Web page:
18 18 Key Points in Causes The PA-28 set has a "Pilot Miscontrol" rate ~1/3 rd lower than that of the Cessna 172 –Again, both types have the same percentage of training accidents The #2 cause of Cherokee accidents: Fuel Exhaustion! PA-28 Set has an accident rate due to Fuel Starvation five times higher than the 172! –The good news: Fatality rate for Fuel Exhaustion/Starvation is low (11%) Add up all pilot-related errors: –PA-28 set: 62% –Cessna 172: 76%

19 19 Comparing the PA-28 Set 0%2%4%6%8%10%12%14% Maintenance Error Undetermined Loss of Power Engine Mechanical Fuel System Landing Gear/Brakes Other Mechanical Fuel Exhaustion Fuel Starvation Carb Ice VFR to IFR Maneuvering at low alt Taxi Accident Undetermined PA PA PA PA Percent of Total Accidents Pilot Miscontrol: PA : 39.4% PA : 44.0% PA : 35.1% PA : 40.5%

20 20 The Problem With Percentages Comparing accident causes by percentages is a bit deceptive –If one parameter is higher, the others must be lower Has to still add up to 100%! Better approach is to compare the raw numbers of accidents –But if the numbers of aircraft don't match, the comparison of meaningless Let's normalize the number of accidents between types –Compute the number of accidents they would have had if the fleet sizes had been the same Multiply PA-28 Set accidents by 1.75

21 21 Normalized PA-28/Cessna 172 Comparison Maintenance Error Undetermined Loss of Power Engine Mechanical Fuel System Landing Gear/Brakes Other Mechanical Fuel Exhaustion Fuel Starvation Carb Ice VFR to IFR Maneuvering at low alt Inadequate Preflight Fuel Contamination Taxi Accident Undetermined PA-28 Set (Normalized) Cessna 172 Pilot Miscontrol: PA-28 Set: 388 Cessna 172: 740 Number of Accidents

22 22 What Does It Mean? Really looks like the PA-28 Set is easier to handle than the Cessna 172 –Number of Cessna 172 miscontrol accidents almost double! –Remember, the same rate of training accidents Looks like the PA-28 Set is more prone to errors made during maintenance –Smaller fleet size, perhaps mechanics aren't as familiar –However, this could merely reflect the diligence of Piper Corporation reps involved in investigations Higher VFR to IFR accidents probably reflect greater use as traveling aircraft –"Gethomeitis" is more prevalent if it's a significant distance

23 23 Normalizing Within the PA-28 Set Can do the same mathematical trick to compare the four airplanes in the PA-28 Set Average Fleet Sizes, : –PA (Cherokee 140): 6127 –PA (Warrior II/III):2033 –PA (Cherokee 180/Archer I: 4256 –PA (Archer II/III): 2509

24 24 Normalized Comparison Number of Accidents Maintenance Error Undetermined Loss of Power Engine Mechanical Landing Gear/Brakes Other Mechanical Fuel Exhaustion Fuel Starvation Carb Ice VFR to IFR Manuevering at low alt Taxi Accident Cherokee 140 Warrior II/III Normalized Cherokee 180 Normalized Archer II/III Normalized Pilot Miscontrol: PA : 71 PA : 165 PA : 66 PA : 120

25 25 Mechanical Failures

26 26 Mechanical Failures Involved in Cherokee Accidents All Cherokee I Warrior II/III Cherokee I Archer II/III TotalMechanical Engine InternalFuel FWFControlsGear/BrakesPropellerOtherCarburetorIgnitionFuel (Airframe)Oil System Summary Columns Includes both Initiator and Secondary Causes

27 27 Individual Summaries Valve Valve Lifter Connecting RodCrankshaftCylinderPistonMuffler Engine Internal (17) Fuel Firewall Forward (10) 8/10 due to faulty maintenance (MX) - mostly disconnected/loose lines One due to failed mechanical fuel pump (coinciding with electrical failure) One vapor lock MX: Two cases of a cracked vertical stabilizer and the unapproved maintenance modification to the rudder Two case of binding/jamming throttle control MX: Disconnected throttle at carburetor Sheared mixture cable Disengagement of the left control wheel from the control column (manufacturer error) Controls (7) Three fatigue cracking of the upper torque link attach lugs Stress cracking of gear Excessively worn brake pads and rotors Spongy brakes (pilot elected to fly) Gear/Brakes (6)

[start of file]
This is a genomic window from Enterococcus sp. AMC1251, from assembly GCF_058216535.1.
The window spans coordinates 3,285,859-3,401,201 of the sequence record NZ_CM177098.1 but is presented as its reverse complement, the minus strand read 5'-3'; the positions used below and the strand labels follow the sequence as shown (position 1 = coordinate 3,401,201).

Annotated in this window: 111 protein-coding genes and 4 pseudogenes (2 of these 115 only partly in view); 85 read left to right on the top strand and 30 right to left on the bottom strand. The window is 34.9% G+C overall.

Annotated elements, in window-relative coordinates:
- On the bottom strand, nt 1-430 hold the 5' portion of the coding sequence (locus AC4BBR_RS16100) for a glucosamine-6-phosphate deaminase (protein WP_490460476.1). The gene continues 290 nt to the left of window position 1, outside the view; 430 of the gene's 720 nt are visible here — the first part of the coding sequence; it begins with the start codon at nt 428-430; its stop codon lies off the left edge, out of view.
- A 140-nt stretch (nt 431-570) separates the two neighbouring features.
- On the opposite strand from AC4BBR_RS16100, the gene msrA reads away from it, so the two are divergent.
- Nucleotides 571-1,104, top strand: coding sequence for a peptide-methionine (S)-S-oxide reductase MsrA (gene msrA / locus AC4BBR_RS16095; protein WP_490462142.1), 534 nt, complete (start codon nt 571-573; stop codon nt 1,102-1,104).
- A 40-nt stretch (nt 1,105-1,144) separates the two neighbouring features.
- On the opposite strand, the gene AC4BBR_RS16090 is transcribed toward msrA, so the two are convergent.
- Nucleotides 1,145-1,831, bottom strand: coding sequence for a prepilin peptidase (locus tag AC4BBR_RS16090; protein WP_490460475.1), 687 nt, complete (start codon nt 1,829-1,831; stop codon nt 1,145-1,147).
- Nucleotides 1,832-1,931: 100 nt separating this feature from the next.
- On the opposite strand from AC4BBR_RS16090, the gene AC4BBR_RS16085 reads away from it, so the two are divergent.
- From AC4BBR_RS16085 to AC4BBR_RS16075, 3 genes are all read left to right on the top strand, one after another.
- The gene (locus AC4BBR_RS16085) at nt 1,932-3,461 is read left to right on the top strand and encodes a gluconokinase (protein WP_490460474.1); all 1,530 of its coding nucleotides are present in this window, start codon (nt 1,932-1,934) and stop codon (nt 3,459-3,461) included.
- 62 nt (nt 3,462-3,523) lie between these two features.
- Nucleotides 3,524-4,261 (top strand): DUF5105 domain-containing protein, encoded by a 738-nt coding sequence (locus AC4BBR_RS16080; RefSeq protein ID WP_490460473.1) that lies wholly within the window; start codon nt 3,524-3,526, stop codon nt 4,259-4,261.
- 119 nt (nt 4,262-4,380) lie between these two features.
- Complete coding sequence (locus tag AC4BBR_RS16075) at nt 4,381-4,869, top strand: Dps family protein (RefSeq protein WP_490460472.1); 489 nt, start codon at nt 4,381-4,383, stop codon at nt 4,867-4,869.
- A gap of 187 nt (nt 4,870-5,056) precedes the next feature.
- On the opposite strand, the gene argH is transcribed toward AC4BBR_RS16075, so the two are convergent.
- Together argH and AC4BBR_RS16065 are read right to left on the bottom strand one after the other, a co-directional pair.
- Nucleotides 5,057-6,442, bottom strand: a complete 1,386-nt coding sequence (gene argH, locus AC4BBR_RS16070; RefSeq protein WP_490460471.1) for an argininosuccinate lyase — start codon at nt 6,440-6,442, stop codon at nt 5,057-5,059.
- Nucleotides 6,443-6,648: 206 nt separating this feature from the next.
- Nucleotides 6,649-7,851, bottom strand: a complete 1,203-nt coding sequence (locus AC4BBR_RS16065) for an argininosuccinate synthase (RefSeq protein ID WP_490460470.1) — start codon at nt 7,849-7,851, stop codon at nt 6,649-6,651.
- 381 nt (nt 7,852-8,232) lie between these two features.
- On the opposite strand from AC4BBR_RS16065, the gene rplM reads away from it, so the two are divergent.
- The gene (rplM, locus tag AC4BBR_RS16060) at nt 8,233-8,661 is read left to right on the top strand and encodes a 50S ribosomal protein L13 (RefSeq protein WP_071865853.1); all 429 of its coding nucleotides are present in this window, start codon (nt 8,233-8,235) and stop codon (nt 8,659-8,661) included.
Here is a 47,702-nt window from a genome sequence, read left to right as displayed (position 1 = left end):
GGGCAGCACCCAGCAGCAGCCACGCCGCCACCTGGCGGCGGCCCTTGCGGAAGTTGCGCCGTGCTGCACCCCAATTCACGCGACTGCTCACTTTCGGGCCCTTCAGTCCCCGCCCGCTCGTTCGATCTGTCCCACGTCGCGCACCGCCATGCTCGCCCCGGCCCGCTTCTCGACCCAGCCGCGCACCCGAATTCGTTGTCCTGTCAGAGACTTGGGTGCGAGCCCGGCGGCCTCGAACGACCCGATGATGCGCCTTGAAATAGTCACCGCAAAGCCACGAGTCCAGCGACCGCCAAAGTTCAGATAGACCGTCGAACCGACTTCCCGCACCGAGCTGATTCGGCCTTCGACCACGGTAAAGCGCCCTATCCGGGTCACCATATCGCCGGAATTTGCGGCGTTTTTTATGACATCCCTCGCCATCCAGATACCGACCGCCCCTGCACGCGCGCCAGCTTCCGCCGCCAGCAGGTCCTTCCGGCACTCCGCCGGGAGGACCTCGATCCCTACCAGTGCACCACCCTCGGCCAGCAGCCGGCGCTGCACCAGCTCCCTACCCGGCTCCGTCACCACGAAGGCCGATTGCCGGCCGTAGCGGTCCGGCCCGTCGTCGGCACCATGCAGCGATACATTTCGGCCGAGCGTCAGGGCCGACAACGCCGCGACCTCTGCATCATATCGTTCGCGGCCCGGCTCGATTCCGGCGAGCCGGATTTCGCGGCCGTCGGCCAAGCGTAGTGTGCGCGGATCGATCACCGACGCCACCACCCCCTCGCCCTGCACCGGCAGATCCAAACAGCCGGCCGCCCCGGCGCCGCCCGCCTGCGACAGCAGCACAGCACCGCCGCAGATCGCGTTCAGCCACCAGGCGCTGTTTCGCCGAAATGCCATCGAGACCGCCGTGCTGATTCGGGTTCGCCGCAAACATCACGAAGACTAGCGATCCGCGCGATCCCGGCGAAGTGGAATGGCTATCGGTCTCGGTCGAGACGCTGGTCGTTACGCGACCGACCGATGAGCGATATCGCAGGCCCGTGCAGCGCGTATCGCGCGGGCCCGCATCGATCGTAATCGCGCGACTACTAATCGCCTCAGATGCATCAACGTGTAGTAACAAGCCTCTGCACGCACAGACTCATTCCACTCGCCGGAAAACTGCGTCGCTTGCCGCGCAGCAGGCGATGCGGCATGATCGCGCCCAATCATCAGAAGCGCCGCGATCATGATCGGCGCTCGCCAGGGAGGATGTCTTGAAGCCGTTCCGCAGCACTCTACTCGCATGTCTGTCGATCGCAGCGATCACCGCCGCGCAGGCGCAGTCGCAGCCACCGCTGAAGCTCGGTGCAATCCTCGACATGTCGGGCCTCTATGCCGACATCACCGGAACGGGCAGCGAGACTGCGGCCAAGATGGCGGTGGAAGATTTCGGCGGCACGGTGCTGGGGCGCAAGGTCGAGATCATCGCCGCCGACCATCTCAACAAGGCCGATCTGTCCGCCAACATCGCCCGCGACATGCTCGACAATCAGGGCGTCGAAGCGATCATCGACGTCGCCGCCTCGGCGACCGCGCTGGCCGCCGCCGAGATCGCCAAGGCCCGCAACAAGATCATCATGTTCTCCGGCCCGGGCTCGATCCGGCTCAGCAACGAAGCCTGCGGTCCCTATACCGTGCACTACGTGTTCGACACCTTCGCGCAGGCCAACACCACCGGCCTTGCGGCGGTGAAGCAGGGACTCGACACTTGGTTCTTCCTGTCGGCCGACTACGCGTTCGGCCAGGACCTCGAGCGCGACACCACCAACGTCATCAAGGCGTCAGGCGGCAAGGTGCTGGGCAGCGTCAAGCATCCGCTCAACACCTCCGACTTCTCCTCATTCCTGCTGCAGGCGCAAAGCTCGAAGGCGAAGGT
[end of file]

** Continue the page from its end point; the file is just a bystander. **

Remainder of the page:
28 28 Accidents Related to Maintenance Mistakes Fuel FWF8 Engine Internal3 Carburetor3 Controls3 Prop/Spinner3 Fuel (Airframe)2 Ignition2 Gear/Brakes1 Other1 System Affected Procedures Not Followed Inadequate Inspection Unapproved Mod AD/SB not complied with Unqualified Mx Misapplied Placard Mistakes Made "Maintenance Mistakes" are not necessarily made by an A&P –Owner modifications –Owner not complying with ADs and Service Bulletins "Procedures Not Followed" may be an indication of lack of PA-28 experience/documentation

29 29 Wrap-Up

30 30 Summary While the "Pilot Miscontrol" rate for the PA-28 Set is lower than for Cessna 172s, it is still four times higher than the next-highest accident cause That second-highest cause is fuel exhaustion Mechanical failures seem to be happening somewhat more often, especially associated with maintenance failures –Could be affected by parts availability –Could just be age… Most-common maintenance errors are related to fuel line attachment/routing in the engine compartment –Find a mechanic that knows your aircraft! One quarter of all PA-28 accidents start with an engine failure…are you ready?

31 31 The Fault Lies Not With the Stars... Pilots can't usually cant blame anyone else for an accident –Even if it's the maintainer's fault, it's still our heinies on the line…. Statistics predict the aggregate, not the individual –Just because ~1 in 250 Cherokees will crash this year, DOESNT mean you have a 1 in 250 chance of an accident! Minimize your exposure by controlling risks –Stay current! –Manage your fuel (9% of all PA-28 accidents are fuel exhaustion) –Pick your weather (25% of pilot error accidents involve strong winds) –Avoid VFR into IFR Conditions (6% of accidents) –Learn to manage the Cherokee's fuel system (4% of all accidents) Use the resources out there –WINGS program –Owner's Group support